Study in the Department of Architecture and Landscape at Kingston

The Department of Architecture and Landscape at Kingston has established a clear position within the UK context of architecture and landscape education. Our concern with continuity in architectural culture, and in making work which is sensitive to situation and context, places us in a notional community of European schools in places as diverse as Ireland, Switzerland, Scandinavia and Iberia. The graduating practitioner from Kingston is a generalist capable of thinking and making with the technical and critical skills required to be both nimble and empowered to act in today’s diverse architectural and landscape culture.

Our situation as part of the Kingston School of Art is key to our identity. The large workshops and the ethos of thinking through making speak of the inherent dynamic of how we see architectural and landscape knowledge generated in the productive tension between tectonics and representation. This is a fundamental and essential part of how the department seeks to enable its students; firstly through a direct and immediate connection with how things are made and the nature of the spaces that result; and secondly with how it is represented critically. These are equally valued as a way of interrogating, contextualising and developing a critical position, one that is unique in the UK context.

Our reputation is reflected by our continued presence in the Domus listing of the top 50 Architecture Schools in Europe, and our students and staff continue to win prestigious industry awards, including regular successes in the RIBA President’s Medals. Our Register podcast features some of the best emerging architectural talent in the UK and Europe discussing their work.

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MA Landscape and Urbanism
This course aims to prepare you for creative roles in the context of landscape and urbanism design practice and research.
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MLA Landscape Architecture
This two-year ‘conversion course’, accredited by the Landscape Institute, is aimed at graduates and professionals from disciplines including architecture, spatial design and ecology who can bring their knowledge, expertise, inquiry and creativity to the expanding field of landscape architecture.
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PgDip Landscape Architecture
This course, accredited by the Landscape Institute, provides an innovative design education involving opportunities such as participation in European and local consultancy within our Landscape Interface Studio.
> Apply

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Interested in studying post-graduate Landscape courses at Kingston University?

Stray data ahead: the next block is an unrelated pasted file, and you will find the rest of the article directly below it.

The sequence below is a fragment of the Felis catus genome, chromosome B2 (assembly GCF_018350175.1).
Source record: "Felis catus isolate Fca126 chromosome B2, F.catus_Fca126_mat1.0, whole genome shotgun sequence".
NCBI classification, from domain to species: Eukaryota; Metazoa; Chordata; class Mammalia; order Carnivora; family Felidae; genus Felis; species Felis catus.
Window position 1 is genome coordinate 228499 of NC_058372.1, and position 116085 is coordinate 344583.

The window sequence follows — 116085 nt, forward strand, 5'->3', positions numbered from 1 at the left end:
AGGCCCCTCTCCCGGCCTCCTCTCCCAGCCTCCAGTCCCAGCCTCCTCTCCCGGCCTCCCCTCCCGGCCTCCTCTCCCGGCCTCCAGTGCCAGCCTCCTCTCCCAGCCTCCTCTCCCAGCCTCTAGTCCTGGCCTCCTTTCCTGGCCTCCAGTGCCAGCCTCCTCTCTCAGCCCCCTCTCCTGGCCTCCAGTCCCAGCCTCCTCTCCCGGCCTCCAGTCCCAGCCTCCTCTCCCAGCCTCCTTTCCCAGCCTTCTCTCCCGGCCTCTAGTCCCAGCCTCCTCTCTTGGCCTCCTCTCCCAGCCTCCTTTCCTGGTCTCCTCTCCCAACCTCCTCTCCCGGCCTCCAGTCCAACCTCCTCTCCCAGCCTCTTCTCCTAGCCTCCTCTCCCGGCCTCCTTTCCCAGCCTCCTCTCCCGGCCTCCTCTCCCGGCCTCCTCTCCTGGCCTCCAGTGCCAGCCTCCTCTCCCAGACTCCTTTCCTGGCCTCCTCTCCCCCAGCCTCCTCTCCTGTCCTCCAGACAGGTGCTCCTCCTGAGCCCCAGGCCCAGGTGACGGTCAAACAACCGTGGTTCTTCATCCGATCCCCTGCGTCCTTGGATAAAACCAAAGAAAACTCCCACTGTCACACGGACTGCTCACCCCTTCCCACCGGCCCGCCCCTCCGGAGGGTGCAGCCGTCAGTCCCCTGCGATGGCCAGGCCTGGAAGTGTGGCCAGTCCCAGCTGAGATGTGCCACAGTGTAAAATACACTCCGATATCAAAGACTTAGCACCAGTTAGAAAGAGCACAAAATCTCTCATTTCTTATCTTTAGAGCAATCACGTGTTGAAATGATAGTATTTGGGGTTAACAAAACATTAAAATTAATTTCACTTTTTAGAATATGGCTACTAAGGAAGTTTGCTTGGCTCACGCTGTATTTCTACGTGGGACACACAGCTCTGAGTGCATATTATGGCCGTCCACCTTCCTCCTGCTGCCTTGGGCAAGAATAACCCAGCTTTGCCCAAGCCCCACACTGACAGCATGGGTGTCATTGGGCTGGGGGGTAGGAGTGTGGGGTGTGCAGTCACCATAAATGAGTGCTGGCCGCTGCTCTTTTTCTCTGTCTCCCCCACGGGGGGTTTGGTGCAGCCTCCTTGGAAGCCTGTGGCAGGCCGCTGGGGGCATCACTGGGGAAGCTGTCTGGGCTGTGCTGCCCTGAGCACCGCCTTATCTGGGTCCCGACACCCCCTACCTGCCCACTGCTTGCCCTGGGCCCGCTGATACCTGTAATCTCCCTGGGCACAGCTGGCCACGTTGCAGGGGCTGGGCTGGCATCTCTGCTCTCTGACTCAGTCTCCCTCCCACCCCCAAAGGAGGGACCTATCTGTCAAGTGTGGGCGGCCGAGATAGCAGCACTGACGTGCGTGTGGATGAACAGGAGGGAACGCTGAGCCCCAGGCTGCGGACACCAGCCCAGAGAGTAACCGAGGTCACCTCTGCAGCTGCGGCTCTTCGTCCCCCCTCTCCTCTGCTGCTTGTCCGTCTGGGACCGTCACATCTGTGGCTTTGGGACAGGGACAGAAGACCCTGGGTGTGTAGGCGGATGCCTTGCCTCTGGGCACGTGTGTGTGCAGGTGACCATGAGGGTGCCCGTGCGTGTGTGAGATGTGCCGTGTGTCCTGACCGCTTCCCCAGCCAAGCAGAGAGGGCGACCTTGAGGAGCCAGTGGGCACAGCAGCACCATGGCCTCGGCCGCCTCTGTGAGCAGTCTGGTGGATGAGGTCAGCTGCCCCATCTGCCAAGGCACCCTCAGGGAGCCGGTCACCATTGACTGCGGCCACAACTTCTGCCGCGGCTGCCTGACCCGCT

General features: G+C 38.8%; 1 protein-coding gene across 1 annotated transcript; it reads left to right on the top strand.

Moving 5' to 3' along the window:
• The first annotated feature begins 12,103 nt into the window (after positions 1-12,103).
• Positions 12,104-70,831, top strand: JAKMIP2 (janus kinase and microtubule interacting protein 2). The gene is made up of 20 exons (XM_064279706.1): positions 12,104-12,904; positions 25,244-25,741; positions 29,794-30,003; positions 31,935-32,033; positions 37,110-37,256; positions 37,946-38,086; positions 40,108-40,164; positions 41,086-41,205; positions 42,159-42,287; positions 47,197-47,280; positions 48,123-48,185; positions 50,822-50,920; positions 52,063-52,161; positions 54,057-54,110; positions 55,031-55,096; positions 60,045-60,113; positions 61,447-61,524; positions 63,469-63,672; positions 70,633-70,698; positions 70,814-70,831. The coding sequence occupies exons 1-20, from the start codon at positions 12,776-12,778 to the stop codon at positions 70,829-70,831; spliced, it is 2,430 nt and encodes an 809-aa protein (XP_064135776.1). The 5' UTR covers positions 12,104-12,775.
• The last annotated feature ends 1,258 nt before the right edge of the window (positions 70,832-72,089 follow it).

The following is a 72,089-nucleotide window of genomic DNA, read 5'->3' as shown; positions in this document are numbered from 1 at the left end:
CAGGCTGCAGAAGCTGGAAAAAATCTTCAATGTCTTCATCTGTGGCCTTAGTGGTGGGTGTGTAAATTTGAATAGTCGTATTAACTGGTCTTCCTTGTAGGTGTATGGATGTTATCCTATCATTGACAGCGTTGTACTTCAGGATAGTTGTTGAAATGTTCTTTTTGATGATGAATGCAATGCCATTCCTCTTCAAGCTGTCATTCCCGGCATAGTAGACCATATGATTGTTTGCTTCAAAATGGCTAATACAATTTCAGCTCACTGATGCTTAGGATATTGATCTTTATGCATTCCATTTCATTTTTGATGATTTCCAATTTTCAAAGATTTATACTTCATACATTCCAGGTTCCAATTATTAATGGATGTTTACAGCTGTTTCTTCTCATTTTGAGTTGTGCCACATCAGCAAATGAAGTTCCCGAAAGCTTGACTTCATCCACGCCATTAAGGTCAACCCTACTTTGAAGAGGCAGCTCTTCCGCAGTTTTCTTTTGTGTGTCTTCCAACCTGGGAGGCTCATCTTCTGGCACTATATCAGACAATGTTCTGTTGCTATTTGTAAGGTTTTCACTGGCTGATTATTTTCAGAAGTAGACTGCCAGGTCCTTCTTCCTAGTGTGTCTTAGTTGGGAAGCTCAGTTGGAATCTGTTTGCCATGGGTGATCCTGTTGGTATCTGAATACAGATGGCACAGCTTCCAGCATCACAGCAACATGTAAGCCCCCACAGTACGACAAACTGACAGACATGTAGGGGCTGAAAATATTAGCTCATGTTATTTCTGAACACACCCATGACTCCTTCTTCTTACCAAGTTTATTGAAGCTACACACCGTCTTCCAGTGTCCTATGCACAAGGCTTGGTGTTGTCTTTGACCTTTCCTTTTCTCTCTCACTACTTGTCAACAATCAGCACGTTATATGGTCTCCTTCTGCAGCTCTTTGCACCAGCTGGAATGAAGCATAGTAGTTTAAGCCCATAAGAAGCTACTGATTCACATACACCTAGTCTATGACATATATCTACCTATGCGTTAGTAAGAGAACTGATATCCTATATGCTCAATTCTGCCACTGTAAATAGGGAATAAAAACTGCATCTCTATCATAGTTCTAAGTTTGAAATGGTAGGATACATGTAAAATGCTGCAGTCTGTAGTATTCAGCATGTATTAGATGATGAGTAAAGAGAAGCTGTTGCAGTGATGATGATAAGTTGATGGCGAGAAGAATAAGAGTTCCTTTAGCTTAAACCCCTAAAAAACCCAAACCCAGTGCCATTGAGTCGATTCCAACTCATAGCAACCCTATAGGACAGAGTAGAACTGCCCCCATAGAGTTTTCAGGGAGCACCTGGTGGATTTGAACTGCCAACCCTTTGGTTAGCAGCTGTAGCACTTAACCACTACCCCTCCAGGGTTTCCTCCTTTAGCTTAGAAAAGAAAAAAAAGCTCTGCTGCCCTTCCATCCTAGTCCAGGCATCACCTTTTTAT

Course Leader + Lecturer or Senior Lecturer – Landscape Architecture

Adverts for 2 new Landscape Architecture posts here at Kingston University are now online:

The Department of Architecture + Landscape is advertising for a part-time permanent position of Course Leader in Landscape Architecture (for 22.2 hours per week). This is an opportunity to lead the Landscape Architecture course at one of London’s most well-established schools of Architecture and Landscape at Kingston University London. For full job description: https://www.jobs.ac.uk/job/BLQ731/course-leader-in-landscape-architecture  

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The second post of Lecturer or Senior Lecturer – Landscape Architecture is a part-time permanent position for 14.8 hours per week. Full job description: https://www.jobs.ac.uk/job/BLQ754/lecturer-or-senior-lecturer-landscape-architecture

 

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Proposed interview dates for both posts: week commencing 27 August 2018. For an informal discussion please contact Mary Johnson: M.V.Johnson@kingston.ac.uk or 020 8417 4232.

 

 

 

“Living with floods – Productive landscape”. Alexandru Malaescu

The following project was developed in 2013 by Alexandru Malaescu studying on the Landscape and Urbanism MA course at Kingston University.  This project formed his Master’s project and is based on work and research carried out by Alex based on the River Hull at its junction with the Humber estuary in Kingston-upon-Hull, East Riding of Yorkshire, England .

 

 

Report: Monitor of Engagement with the Natural Environment

In 2009 Natural England, Defra and the Forestry Commission commissioned the Monitor of Engagement with the Natural Environment (MENE) survey. The data enables Natural England, its partners and data users to:

  1. Understand how people use, enjoy and are motivated to protect the natural environment.
  2. Monitor changes in use of the natural environment over time, at a range of different spatial scales and for key groups within the population.
  3. Inform on-the-ground initiatives to help them link more closely to people’s needs.
  4. Evaluate the impact and effectiveness of related policy and initiatives.
  5. Measure the impact of and inform policy relating to the natural environment

MENE

The ’Monitor of Engagement with the Natural Environment visits to urban greenspaces (2009-2016)’ report presents the results of an analysis of the MENE findings from the first seven years of fieldwork from March 2009 to February 2016 regarding visits to the urban greenspaces (destinations described by respondents as being in a town or city).

The urban population and the natural environment